GARY was designed as an all-comers registry for patients treated for aortic valve disease from July 2010 to 2015. Details have been reported previously (16–18). All-comers data from 88 sites are included in this registry. All contributing sites had sufficient previous clinical experience with TAVR procedures. In total, 4% of the procedures were performed at sites without a department of cardiac surgery but with a cardiac surgeon on standby.
Registry data, derived in part from the mandatory quality control, were carefully entered into the database and then checked for completeness and consistency. Thereafter, the database was finalized for the analysis. All further calculations were compiled at an independent medical research institution, the BQS Institute for Quality and Patient Safety (Düsseldorf, Germany). Acute complications from 2011 to 2013 were analyzed in the subset of 15,964 patients who underwent TAVR. Most patients underwent retrograde transfemoral TAVR (n = 11,292; 70.7%) or anterograde transapical TAVR (n = 4,304; 27%), whereas 368 patients (2.3%) were treated by an alternative access route. In-hospital outcome data of these patients were analyzed.
Complications were defined according to their complexity and the direct consequences for the patient. We evaluated the following groups:
• All patients, total;
• Severe vital complications (SVCs): death on the day of intervention, conversion to sternotomy, acute percutaneous coronary intervention (PCI), low cardiac output requiring mechanical circulatory support, cardiac tamponade requiring treatment, aortic dissection, or annular rupture;
• Technical complications of the procedures (TCOs): repositioning or retrieval of the valve prosthesis, valve-in-valve procedure, valve embolization, or closure of a paravalvular leak;
• Other complications: aortic regurgitation, new-onset pacemaker implantation, stroke, major vascular complications, and major bleeding;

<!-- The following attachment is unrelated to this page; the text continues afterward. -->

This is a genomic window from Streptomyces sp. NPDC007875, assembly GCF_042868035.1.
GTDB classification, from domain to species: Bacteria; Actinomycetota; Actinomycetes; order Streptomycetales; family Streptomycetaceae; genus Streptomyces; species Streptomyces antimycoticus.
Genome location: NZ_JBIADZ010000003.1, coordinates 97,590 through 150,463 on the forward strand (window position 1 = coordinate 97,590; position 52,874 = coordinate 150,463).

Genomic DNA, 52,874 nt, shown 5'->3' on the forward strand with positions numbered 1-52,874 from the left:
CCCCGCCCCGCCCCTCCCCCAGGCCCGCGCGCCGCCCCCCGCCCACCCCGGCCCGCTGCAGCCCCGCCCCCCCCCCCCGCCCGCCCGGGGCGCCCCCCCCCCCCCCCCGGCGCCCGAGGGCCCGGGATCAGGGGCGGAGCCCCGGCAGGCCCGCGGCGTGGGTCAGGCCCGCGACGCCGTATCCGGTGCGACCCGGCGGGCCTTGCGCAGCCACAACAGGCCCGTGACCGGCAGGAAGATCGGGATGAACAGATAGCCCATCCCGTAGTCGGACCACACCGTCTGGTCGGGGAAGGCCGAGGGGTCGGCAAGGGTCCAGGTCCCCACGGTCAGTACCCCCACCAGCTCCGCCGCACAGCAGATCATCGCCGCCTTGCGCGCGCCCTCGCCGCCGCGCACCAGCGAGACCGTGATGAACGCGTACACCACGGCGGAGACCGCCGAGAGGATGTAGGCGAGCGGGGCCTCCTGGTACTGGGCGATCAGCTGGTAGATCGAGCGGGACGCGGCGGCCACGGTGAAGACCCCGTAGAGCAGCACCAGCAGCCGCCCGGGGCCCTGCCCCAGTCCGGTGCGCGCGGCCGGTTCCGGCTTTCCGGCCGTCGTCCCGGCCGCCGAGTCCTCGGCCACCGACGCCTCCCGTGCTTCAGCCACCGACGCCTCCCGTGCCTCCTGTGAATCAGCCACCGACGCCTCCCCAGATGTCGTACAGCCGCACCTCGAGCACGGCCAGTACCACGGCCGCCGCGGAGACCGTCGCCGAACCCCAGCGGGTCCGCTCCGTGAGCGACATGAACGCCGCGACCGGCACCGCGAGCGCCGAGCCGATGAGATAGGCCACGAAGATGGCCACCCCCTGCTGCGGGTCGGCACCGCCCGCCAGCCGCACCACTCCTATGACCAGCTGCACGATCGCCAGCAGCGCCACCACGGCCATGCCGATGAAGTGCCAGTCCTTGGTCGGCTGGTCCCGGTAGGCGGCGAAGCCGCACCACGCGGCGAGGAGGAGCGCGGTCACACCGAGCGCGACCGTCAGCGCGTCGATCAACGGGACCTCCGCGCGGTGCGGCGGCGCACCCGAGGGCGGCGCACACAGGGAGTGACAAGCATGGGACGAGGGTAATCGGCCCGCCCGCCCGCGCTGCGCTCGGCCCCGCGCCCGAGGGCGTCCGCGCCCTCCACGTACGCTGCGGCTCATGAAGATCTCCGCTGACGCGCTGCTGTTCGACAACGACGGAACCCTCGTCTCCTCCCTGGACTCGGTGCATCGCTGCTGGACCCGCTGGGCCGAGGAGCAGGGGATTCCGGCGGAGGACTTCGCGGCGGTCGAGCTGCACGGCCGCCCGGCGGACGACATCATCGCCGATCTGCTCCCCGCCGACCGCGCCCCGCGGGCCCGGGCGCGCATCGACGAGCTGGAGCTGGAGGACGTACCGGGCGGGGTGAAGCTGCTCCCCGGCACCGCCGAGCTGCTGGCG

• Conversion to sternotomy; and
• In-hospital death.
Multiple parameters were prospectively included in the database and subsequently analyzed regarding their potential impact on observed complications.
Pre-operative patient characteristics included female sex, age, logistic Euroscore, German aortic valve (AV) score, Society Thoracic Surgeons (STS) score (2008 valve mortality model), body mass index, New York Heart Association (NYHA) functional status, coronary artery disease, status post (s/p) myocardial infarction (MI), s/p PCI, previous cardiac surgery, pulmonary hypertension, hypertension, diabetes, atrial fibrillation, chronic obstructive pulmonary disease, ejection fraction (EF), cardiac decompensation, cardiogenic shock, renal replacement therapy, long-term renal replacement therapy, on ventilator, neurological dysfunction, inotropes, arterial vascular disease, peripheral arterial vascular disease, aortic valve opening area, mean and maximum aortic valve pressure gradient, degree of aortic valve calcification, mitral regurgitation ≥2°, porcelain aorta, previous valvuloplasty, previous pacemaker/defibrillator, bicuspid aortic valve, degree of aortic stenosis and regurgitation, and tricuspid regurgitation.
We also analyzed the following procedural/operative data: elective procedure, general anesthesia, access for TAVR, balloon dilation, rapid pacing for implantation, cardiopulmonary bypass used, conversion to open heart surgery, cardiac tamponade, major vascular complication, residual aortic regurgitation ≥2°, new-onset pacemaker implantation, stroke, major bleeding, duration of the procedure, radiation time, and contrast dye use.
The primary endpoint of the study was intrahospital mortality; SVCs and TCOs were secondary endpoints. Categorical variables are presented in percentages, and continuous scaled variables are presented as mean ± SD. Score results are given as median and interquartile range (IQR). A univariate analysis was performed using the chi-square test for categorical variables and the Mann-Whitney U test and Kruskal-Wallis test for continuous variables. Two-sided p values < 0.05 were considered statistically significant. The variables confirmed to be associated with an endpoint were included in a backward stepwise logistic regression analysis for identifying independent predictors for primary and secondary endpoints. All test statistics and backward stepwise procedures were performed using the statistical computer package SPSS version 22 (SPSS Inc., Chicago, Illinois).
A total of 15,964 patients were included in this analysis. The mean age was 80.9 ± 6.1 years, and 54.1% were women. A balloon-expandable prosthesis (SAPIEN XT, SAPIEN 3, Edwards Lifesciences Inc., Irvine, California) was used in 8,390 patients (52.6%), a self-expandable Corevalve prosthesis (Medtronic Inc., Minneapolis, Minnesota) was used in 6,026 patients (37.7%), and other self-expandable prostheses were used in 1,548 patients (9.7%). The main baseline clinical and echocardiographic data are given in Table 1. Patients who experienced SVCs or TCOs, required sternotomy, or who died had significantly higher values for the EuroSCORE, German AV score, and STS score. Procedural and post-operative data are listed in Table 2.